Equivalent renal urea clearance The issue that has come up lately in this is particularly relevant both in patients with end-stage renal disease and in patients with acute renal failure is that in addition to the intensity of a given dialysis session, the frequency with which your patient receives dialysis will make a substantial difference in the amount of solute clearance. Casino and Lopez published a number of years ago a concept for equivalent renal urea clearance. Dr. Gotch has done something similar with a standardized Kt/V urea. The concept is still the same with either type of format and that is that since removal of a solute such as urea is exponential during dialysis, most of the removal of the solute occurs relatively early in any given dialysis session when there is a greater concentration gradient from the blood to the dialysate So as one strives for ever greater Kt/V, let us say, in a given dialysis session one is proportionately removing less and less total amount of solute. So you will get more total solute removal by having frequent sessions, even at less individual intensity. For example here if we have an individual session Kt/V of 0.8 but we dialyze this patient seven times a week, we have an EKR clearance of 20 cc/minute per week. Whereas another patient if we choose to dialyze very intensively for a given session, let us say out here 1.8, but we only dialyze that patient two or three times a week, we will actually have less clearance. So you get much more solute clearance with increasing the frequency than necessarily with increasing the intensity of a given dialysis session. Nephrol Dial Transplant. 1996 Aug;11(8):1574-81. Related Articles, Links The equivalent renal urea clearance: a new parameter to assess dialysis dose. Casino FG, Lopez T. Department of Nephrology and Dialysis, Ospedale Civile, Matera, Italy. BACKGROUND: Currently the total (dialytic plus renal) urea clearance (KT) is computed as Kt/V plus the equivalent Kt/V (KT/VKR) provided by the renal urea clearance (KR). However, KT/VKR is computed with two different formulae, by Gotch and Keshaviah respectively. Moreover Teschan suggested a weekly KT, that is a multiple of Keshaviah's KT. We suggest the equivalent renal urea clearance (EKR), that kinetically quantifies the &quot;time-averaged KT' and is independent of treatment type and schedule. METHODS: Computer simulation has been used to analyse the relationship between EKR, as corrected for urea volume (EKRc), and Kt/V. Data from 66 HD patients, of whom eight were on once-weekly and 11 on twice-weekly HD, had been used to compare EKR with current KTs. RESULTS: For each individual schedule, the relationship between EKRc and Kt/V is linear and each ml/min of KR increases EKR by the same amount. For instance, for thrice-weekly HD patients, EKRc = 1 + 10 x Kt/V: so that, the critical Kt/V values of 0.8 and 1.0 correspond to EKRc values of 9.0 and 11 ml/min respectively, independently from treatment type and schedule. As to the clinical data, all once- and twice-weekly patients had a significant KR and excellent clinical status, but most of them had 9 < or = EKRc < 11 ml/min. After appropriate reconciliation of units, it has been found that kinetic KT was overestimated by about 10-12% (range, 2-23%) by Keshaviah and Teschan's KT, and by about 2-7% (range, 0.3-15%) by Gotch's KT. CONCLUSIONS: EKRc can account for KR and provide guidelines for all types of dialysis treatments: as far as urea is concerned, dialysis adequacy should require EKRc > or = 11 ml/min. However, it is likely that EKRc > or = 9 ml/min could suffice for patients with a substantial residual renal function.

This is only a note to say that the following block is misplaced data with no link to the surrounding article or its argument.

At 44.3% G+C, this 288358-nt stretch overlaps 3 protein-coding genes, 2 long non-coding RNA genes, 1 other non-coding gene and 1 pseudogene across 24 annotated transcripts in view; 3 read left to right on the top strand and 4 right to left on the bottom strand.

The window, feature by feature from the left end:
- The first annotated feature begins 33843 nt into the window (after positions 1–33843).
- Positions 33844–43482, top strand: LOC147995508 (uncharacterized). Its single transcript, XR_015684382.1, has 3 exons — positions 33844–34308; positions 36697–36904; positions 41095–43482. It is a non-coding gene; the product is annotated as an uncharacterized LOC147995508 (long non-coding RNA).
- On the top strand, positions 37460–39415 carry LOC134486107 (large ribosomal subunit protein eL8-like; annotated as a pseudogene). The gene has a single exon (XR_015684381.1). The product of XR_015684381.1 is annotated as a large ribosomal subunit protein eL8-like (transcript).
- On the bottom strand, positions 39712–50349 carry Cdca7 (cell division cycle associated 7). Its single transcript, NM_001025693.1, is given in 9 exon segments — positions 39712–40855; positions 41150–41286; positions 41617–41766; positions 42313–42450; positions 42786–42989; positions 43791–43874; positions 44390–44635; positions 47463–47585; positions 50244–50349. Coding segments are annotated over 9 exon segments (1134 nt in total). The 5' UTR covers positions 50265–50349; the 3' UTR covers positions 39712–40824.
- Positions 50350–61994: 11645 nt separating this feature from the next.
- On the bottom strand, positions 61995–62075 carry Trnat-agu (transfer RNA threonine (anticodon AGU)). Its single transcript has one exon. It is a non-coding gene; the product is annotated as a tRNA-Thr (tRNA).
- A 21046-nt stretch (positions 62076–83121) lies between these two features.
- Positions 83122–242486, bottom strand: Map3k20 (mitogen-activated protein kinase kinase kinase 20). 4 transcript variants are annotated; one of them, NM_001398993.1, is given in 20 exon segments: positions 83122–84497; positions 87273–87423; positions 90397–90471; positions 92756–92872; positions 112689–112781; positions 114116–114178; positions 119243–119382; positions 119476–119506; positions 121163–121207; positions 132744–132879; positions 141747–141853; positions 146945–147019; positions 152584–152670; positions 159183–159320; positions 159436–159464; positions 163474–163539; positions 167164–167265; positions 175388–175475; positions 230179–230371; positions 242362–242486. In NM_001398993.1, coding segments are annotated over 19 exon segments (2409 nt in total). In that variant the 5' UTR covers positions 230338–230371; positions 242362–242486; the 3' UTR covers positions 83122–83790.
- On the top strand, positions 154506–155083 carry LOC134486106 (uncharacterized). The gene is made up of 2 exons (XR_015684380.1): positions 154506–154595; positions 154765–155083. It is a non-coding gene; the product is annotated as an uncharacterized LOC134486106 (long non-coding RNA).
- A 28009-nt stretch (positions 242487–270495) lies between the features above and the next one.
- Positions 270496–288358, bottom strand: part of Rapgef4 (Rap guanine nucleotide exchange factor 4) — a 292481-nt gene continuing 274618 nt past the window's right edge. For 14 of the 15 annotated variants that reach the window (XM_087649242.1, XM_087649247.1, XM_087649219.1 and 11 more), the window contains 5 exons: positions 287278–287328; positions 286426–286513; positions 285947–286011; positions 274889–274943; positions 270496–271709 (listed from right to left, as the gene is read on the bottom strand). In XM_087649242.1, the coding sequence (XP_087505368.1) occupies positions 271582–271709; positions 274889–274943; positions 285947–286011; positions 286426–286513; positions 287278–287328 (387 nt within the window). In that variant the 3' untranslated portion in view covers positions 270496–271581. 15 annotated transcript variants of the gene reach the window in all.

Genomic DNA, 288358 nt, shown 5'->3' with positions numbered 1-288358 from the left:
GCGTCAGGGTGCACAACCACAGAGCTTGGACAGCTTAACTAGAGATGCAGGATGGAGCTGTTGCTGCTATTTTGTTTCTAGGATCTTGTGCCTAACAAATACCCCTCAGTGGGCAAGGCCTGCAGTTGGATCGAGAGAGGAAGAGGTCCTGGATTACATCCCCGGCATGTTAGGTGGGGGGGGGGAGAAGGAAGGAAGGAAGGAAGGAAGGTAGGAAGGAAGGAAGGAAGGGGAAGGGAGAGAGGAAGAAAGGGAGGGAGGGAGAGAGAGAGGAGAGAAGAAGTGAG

Prevention and Management of Acute Renal Failure C. John Sperati, M.D. Division of Nephrology Johns Hopkins University SOM [email_address]